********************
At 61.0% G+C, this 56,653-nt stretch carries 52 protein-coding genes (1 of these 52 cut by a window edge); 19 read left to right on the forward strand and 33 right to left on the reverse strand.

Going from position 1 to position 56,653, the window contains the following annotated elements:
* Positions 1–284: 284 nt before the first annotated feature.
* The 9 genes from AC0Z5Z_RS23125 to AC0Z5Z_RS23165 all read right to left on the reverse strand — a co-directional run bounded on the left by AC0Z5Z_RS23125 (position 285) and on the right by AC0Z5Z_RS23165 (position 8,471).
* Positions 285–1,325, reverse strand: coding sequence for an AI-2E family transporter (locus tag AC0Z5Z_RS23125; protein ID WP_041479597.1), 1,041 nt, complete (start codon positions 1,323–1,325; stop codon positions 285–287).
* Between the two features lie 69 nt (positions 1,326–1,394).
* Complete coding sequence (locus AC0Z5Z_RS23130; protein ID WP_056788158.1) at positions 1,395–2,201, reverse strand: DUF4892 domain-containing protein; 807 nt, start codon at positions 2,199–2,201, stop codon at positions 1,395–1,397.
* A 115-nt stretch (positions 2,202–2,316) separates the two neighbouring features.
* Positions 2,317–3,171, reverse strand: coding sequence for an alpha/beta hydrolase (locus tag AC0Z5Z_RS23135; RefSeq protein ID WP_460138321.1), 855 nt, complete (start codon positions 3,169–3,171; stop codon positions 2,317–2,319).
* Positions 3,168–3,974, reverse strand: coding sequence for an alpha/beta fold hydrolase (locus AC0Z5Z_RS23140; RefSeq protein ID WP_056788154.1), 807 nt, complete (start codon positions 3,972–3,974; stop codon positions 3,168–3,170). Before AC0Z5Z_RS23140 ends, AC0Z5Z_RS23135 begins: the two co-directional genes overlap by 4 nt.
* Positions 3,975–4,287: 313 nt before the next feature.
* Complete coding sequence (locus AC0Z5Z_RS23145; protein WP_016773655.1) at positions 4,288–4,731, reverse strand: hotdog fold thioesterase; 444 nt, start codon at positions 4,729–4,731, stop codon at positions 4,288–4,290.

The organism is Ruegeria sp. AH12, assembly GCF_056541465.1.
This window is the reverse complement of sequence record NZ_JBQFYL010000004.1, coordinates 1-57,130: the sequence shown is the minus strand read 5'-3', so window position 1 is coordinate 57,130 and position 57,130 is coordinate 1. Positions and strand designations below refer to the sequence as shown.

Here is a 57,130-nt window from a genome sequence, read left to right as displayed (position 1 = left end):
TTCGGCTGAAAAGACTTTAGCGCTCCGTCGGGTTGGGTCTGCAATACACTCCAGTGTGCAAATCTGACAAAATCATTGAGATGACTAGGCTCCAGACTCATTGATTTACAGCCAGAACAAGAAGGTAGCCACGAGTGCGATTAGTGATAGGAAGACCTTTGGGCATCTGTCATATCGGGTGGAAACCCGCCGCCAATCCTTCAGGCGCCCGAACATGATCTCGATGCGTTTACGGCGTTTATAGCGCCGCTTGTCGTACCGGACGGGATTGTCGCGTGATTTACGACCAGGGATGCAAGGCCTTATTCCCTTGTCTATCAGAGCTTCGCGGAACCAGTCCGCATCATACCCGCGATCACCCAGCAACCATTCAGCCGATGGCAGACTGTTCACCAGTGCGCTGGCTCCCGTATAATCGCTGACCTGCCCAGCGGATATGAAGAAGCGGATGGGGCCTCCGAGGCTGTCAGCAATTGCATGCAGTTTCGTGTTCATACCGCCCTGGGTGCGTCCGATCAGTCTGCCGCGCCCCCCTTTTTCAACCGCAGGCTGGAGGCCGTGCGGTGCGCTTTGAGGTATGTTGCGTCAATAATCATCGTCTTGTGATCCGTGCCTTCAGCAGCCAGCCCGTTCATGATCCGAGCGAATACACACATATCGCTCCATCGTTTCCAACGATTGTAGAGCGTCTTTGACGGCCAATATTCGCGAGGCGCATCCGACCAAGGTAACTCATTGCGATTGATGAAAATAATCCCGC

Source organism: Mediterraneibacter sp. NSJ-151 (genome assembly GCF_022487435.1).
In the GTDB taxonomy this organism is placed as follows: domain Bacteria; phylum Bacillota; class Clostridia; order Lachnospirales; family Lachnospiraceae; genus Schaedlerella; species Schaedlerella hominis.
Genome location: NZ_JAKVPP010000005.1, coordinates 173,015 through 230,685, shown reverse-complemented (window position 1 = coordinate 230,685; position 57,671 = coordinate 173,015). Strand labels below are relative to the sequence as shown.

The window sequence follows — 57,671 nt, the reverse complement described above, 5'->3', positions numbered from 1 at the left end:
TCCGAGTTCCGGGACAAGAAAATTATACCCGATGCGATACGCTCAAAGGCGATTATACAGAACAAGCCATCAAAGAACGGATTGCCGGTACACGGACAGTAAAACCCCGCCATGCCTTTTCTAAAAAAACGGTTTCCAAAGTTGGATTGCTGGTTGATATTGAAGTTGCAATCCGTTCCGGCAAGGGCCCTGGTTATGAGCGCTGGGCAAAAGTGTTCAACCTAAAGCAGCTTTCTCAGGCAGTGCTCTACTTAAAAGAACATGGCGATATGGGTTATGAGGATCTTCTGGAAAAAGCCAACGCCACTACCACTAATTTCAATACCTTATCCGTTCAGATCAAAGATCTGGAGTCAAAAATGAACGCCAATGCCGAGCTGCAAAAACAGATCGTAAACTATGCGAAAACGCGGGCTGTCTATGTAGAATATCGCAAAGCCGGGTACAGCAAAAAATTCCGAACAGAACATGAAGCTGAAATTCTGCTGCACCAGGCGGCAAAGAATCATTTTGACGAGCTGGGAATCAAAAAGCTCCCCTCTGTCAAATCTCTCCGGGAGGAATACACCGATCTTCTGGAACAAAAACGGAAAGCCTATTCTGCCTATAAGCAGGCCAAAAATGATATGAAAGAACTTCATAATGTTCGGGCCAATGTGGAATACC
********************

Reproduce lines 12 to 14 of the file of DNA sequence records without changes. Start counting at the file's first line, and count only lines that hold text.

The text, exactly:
* Complete coding sequence (locus AC0Z5Z_RS23145; protein WP_016773655.1) at positions 4,288–4,731, reverse strand: hotdog fold thioesterase; 444 nt, start codon at positions 4,729–4,731, stop codon at positions 4,288–4,290.

The organism is Ruegeria sp. AH12, assembly GCF_056541465.1.
This window is the reverse complement of sequence record NZ_JBQFYL010000004.1, coordinates 1-57,130: the sequence shown is the minus strand read 5'-3', so window position 1 is coordinate 57,130 and position 57,130 is coordinate 1. Positions and strand designations below refer to the sequence as shown.